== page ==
The UK has become more attractive to renewable energy investors
After the government of United Kingdom has abandoned its opposition to subsidizing new onshore windfarms, investors of renewable energy have interested in the market. The Guardian informed about it.
According to the report of the world-famous audit giant, EY Britain has climbed the rankings of a biannual global survey of investors to take the sixth spot in the “attractiveness index” for renewable energy ahead of a major clean energy auction next year.
As previously reported, The government will remove a block against onshore wind projects by allowing schemes to compete for subsidies alongside solar power developments and floating offshore wind projects in a new auction scheme.
The auction will take place in 2021, allowing new renewables projects to be up and running from the mid-2020s if they manage to clinch a contract that guarantees a price for the clean electricity they generate.
EY said that the government’s decision to include onshore wind and solar energy projects in the auction had helped the UK climb one rung on the rankings list, to just below Germany, Australia, France, China, and the US.
“Certainly, renewable energy is not immune to the economic disruption being wrought, but many of these effects are likely to be short-term. Already, manufacturers in China and Europe are restarting production. Utilities have worked hard to keep generation going in difficult circumstances. And power demand will rebound as economies get back to work”, said Ben Warren, the author of EY’s report.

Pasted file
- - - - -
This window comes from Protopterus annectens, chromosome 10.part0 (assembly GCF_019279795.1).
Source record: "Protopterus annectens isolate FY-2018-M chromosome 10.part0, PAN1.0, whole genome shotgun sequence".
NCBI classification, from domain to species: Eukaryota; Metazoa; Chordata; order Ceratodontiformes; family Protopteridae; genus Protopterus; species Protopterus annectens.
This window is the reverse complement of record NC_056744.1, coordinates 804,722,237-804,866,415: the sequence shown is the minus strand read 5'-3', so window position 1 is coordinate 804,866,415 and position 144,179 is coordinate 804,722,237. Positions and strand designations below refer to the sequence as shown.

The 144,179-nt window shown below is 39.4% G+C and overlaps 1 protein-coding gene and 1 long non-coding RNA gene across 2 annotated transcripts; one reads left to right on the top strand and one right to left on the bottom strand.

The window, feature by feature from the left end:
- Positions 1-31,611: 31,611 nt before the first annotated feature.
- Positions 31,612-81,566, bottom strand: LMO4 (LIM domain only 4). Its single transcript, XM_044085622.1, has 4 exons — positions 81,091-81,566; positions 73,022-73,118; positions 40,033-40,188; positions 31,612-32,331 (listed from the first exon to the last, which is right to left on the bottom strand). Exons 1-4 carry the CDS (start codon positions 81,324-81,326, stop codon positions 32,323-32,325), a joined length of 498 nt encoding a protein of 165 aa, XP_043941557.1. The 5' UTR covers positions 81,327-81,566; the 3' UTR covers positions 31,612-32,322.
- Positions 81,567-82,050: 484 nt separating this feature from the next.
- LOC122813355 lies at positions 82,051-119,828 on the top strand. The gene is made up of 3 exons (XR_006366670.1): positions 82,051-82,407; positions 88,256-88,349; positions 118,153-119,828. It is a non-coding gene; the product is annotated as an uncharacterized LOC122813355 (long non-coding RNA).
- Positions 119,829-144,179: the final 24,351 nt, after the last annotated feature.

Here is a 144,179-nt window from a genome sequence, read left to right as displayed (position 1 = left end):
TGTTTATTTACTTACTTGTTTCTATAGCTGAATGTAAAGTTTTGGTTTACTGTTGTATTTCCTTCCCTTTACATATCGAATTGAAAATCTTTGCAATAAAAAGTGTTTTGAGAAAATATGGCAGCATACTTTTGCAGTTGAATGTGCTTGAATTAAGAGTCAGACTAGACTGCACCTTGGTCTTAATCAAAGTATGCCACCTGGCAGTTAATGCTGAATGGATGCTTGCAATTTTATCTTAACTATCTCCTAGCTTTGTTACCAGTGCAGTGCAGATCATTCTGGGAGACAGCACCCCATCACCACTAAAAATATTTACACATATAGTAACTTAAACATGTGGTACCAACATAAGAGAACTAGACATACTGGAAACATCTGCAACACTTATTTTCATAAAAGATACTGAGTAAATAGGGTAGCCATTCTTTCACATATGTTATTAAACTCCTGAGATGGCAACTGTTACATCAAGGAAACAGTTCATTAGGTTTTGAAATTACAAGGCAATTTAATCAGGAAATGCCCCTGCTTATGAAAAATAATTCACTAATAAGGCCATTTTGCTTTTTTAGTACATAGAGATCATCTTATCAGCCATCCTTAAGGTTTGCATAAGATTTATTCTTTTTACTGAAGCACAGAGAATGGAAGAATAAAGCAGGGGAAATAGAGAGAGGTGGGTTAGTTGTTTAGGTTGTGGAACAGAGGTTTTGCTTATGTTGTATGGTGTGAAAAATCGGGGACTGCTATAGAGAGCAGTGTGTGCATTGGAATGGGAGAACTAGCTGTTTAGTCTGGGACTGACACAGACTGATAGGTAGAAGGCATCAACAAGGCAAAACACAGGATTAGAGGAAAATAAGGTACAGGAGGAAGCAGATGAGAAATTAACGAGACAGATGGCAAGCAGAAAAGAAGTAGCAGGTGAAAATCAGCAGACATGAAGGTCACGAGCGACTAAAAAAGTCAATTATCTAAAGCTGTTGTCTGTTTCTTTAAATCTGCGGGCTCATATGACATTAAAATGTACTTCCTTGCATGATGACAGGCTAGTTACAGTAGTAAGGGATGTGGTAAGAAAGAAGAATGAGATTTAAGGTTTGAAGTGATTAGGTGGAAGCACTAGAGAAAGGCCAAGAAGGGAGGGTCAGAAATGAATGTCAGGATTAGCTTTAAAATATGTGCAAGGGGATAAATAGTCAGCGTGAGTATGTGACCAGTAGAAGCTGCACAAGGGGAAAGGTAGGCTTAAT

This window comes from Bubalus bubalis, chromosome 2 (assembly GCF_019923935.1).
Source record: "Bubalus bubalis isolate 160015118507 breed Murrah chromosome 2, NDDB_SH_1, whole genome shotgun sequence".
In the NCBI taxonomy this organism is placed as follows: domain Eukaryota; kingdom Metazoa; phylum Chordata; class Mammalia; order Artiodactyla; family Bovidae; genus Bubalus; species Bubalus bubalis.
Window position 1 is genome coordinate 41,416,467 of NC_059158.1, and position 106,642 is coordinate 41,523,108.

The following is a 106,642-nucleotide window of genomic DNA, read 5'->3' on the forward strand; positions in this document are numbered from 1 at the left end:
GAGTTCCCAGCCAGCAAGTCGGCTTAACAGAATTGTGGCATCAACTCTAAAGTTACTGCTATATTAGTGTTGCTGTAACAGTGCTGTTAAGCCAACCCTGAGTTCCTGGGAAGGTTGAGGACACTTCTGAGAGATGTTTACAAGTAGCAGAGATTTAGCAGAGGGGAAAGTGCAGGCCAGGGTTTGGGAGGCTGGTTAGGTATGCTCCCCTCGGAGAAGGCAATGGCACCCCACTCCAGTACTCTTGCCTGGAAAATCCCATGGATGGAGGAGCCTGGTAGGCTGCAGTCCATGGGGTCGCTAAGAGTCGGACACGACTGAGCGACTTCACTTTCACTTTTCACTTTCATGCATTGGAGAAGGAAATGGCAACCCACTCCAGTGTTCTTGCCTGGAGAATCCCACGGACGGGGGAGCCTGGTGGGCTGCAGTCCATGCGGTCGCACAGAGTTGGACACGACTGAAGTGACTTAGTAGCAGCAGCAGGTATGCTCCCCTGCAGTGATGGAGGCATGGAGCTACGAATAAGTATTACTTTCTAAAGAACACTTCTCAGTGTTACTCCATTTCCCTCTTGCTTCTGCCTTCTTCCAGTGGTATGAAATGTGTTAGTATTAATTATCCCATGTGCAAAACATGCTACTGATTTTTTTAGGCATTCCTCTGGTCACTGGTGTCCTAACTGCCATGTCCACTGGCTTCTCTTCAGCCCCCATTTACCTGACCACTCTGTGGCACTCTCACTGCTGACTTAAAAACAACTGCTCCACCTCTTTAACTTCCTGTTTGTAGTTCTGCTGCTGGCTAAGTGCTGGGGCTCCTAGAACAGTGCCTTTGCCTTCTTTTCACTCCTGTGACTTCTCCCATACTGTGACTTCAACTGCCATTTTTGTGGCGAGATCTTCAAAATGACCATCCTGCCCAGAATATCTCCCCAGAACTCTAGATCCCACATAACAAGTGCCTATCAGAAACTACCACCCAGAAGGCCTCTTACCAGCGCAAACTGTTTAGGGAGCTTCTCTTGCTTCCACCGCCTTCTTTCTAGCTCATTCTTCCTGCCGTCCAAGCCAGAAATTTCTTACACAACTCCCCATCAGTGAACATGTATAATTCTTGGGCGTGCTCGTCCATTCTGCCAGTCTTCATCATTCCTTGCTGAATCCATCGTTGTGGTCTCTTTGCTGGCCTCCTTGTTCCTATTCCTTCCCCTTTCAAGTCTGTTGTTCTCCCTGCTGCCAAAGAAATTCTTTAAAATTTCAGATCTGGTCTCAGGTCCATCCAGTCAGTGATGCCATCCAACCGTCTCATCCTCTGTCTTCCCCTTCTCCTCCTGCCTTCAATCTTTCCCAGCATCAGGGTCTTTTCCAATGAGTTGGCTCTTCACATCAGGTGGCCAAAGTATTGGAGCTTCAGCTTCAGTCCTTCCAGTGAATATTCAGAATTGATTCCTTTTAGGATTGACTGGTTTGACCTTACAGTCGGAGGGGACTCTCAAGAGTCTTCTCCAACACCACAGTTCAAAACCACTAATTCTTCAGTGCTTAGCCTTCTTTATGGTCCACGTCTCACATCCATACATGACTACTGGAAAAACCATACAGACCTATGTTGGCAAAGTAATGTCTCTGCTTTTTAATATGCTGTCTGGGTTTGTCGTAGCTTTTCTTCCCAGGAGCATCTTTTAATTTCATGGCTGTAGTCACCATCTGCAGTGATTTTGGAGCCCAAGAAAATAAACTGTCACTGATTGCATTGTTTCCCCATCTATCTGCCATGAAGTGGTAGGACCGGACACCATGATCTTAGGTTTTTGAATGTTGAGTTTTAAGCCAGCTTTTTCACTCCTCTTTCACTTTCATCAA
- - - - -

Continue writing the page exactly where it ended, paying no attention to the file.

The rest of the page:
He said investors remain confident in “the long-term picture for clean energy.”
At the same time, Luke Clark, of RenewableUK, said EY’s report is right to highlight the economic opportunity offered by renewables after the pandemic.
“Our sector’s plans to invest tens of billions of pounds in vital new energy infrastructure all over the country have not changed, and the government is supporting our work as it remains committed to reaching its legally-binding target of net-zero emissions,” he said.
As the UK emerges from the financial maelstrom of the coronavirus pandemic, analysts, economists, and environmentalists argue that the renewable energy industry could – and should – play a greater role, powering a green economic recovery too.
The companies harnessing energy from the sun, wind, and sea hold the potential to spur the UK’s economy by attracting billions in investment and creating thousands of green jobs across the UK’s regions while accelerating Britain’s climate ambitions.
Source: The Guardian